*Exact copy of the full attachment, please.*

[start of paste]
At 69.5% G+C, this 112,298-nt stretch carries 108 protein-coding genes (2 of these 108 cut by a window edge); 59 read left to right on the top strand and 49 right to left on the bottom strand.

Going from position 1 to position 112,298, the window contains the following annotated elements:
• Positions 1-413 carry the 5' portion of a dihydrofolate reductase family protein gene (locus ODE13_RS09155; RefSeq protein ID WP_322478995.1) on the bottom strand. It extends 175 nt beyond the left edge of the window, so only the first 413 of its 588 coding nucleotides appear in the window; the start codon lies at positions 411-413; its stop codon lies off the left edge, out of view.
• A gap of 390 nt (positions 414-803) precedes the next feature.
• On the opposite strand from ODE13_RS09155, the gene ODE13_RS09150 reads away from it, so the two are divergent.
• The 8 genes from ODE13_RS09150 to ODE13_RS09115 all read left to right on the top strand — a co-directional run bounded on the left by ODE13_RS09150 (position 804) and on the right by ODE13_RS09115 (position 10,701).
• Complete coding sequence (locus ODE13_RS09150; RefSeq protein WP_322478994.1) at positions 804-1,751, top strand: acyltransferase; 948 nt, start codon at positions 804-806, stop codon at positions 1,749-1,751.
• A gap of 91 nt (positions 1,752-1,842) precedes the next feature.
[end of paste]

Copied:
At 69.5% G+C, this 112,298-nt stretch carries 108 protein-coding genes (2 of these 108 cut by a window edge); 59 read left to right on the top strand and 49 right to left on the bottom strand.

Going from position 1 to position 112,298, the window contains the following annotated elements:
• Positions 1-413 carry the 5' portion of a dihydrofolate reductase family protein gene (locus ODE13_RS09155; RefSeq protein ID WP_322478995.1) on the bottom strand. It extends 175 nt beyond the left edge of the window, so only the first 413 of its 588 coding nucleotides appear in the window; the start codon lies at positions 411-413; its stop codon lies off the left edge, out of view.
• A gap of 390 nt (positions 414-803) precedes the next feature.
• On the opposite strand from ODE13_RS09155, the gene ODE13_RS09150 reads away from it, so the two are divergent.
• The 8 genes from ODE13_RS09150 to ODE13_RS09115 all read left to right on the top strand — a co-directional run bounded on the left by ODE13_RS09150 (position 804) and on the right by ODE13_RS09115 (position 10,701).
• Complete coding sequence (locus ODE13_RS09150; RefSeq protein WP_322478994.1) at positions 804-1,751, top strand: acyltransferase; 948 nt, start codon at positions 804-806, stop codon at positions 1,749-1,751.
• A gap of 91 nt (positions 1,752-1,842) precedes the next feature.